Ayyy, Our Bodies Are Getting Cooler By The Decade

Say, have you noticed something ... different about mankind? Maybe it's the hair, or the 'tude, but there's something about us that feels more chill, more cool, than before. No, wait, I got it. It's the leather jacket, the one we now wear at all times because our bodies are getting colder by the second.

For centuries, common wisdom dictated that the average temperature of the human body is 37 degrees Celsius or 98.6 degrees Fahrenheit. But once again, it turns out that our wise grandmother is nothing more than a liar and a charlatan. Modern scientists have established that our body temperature averages closer to 36.6C/97.9F, a tiny fever's worth of difference. No wonder, since the 37C average was established all the way back in, oh, 1851 by a Dr. Carl Reinhold August Wunderlich, and a man with that kind of pedigree you don't contradict unless you want to get relentlessly mocked by a room full of walrus mustaches.

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So was Herr Doctor Wunderlich wrong when he made his measurements? According to a new study that has observed trends in human body temperature from Civil War veterans to Gen Z babies, actually, no. While it was previously assumed that the discrepancy could just be blamed on that the old timey thermometers being shoved up Union soldiers' muskets were about as accurate as their rifles, it's actually our human bodies that are slowly changing temperature. Even after we got our thermometer game on point, this almost generational decline stayed its course, meaning our hot bods are still cooling down a non-negligible 0.03C or 0.05F per decade on average.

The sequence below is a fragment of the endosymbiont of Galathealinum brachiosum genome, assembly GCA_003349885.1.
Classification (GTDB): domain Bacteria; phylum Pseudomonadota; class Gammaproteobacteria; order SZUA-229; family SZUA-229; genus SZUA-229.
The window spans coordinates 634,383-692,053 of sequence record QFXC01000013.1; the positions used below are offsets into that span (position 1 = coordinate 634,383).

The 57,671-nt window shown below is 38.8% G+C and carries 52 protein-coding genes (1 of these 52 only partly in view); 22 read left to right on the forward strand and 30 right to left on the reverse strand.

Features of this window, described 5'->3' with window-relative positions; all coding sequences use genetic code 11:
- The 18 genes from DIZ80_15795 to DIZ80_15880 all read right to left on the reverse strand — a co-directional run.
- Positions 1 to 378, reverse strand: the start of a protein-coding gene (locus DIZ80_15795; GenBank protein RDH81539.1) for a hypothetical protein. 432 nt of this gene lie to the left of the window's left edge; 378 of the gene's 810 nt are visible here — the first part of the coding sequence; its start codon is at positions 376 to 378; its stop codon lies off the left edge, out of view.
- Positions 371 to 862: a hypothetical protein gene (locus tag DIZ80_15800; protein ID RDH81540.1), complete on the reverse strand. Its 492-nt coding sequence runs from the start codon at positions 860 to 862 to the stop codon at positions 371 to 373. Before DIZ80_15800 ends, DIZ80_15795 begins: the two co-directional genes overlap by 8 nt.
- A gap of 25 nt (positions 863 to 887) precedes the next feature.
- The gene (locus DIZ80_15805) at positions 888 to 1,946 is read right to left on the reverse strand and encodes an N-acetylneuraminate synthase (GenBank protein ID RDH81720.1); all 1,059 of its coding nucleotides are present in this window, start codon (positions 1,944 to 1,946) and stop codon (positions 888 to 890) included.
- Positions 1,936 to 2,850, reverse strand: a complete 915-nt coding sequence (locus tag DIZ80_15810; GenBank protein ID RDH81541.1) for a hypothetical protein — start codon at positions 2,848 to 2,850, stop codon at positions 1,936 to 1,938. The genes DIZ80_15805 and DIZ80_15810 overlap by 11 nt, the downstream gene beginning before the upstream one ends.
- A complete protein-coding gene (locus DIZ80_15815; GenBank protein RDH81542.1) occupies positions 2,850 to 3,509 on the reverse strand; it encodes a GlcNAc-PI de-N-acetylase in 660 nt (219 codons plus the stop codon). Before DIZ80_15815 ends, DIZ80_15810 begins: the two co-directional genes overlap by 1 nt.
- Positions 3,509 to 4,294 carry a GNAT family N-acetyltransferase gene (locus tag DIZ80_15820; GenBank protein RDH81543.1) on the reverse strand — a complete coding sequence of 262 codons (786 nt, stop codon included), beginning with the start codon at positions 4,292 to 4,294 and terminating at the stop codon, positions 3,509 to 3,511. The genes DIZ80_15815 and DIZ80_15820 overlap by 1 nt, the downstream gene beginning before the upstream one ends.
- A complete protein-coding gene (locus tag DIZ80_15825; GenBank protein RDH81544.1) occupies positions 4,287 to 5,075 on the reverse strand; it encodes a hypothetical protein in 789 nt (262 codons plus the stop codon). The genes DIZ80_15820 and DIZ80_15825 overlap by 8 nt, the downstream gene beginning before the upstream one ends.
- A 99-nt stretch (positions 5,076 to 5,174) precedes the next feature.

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Does that mean that, by 14,190 AD we'll all have turned into White Walkers, zero degree husks that freeze everything with their chill touch? No. Well, probably not. It likely depends on how well we're doing as a society, claims co-author Julie Parsonnet, who points at the fact that we're no longer Industrial Era maniacs constantly running around with a low-grade fever, alternatively boiling or freezing underneath our thin jackets and stove-pipe hats. Thanks to our more sedentary lifestyle, better healthcare and consistent temperatures (thanks, air conditioning) it just makes sense that our body no longer has to run so hot to keep us going. And if those conveniences continue, we will keep slightly and healthily becoming more and more chill right as the world around us burns. Yay science!

For more weird tangents from a man who's either constantly sweating or freezing, do follow Cedric on Twitter.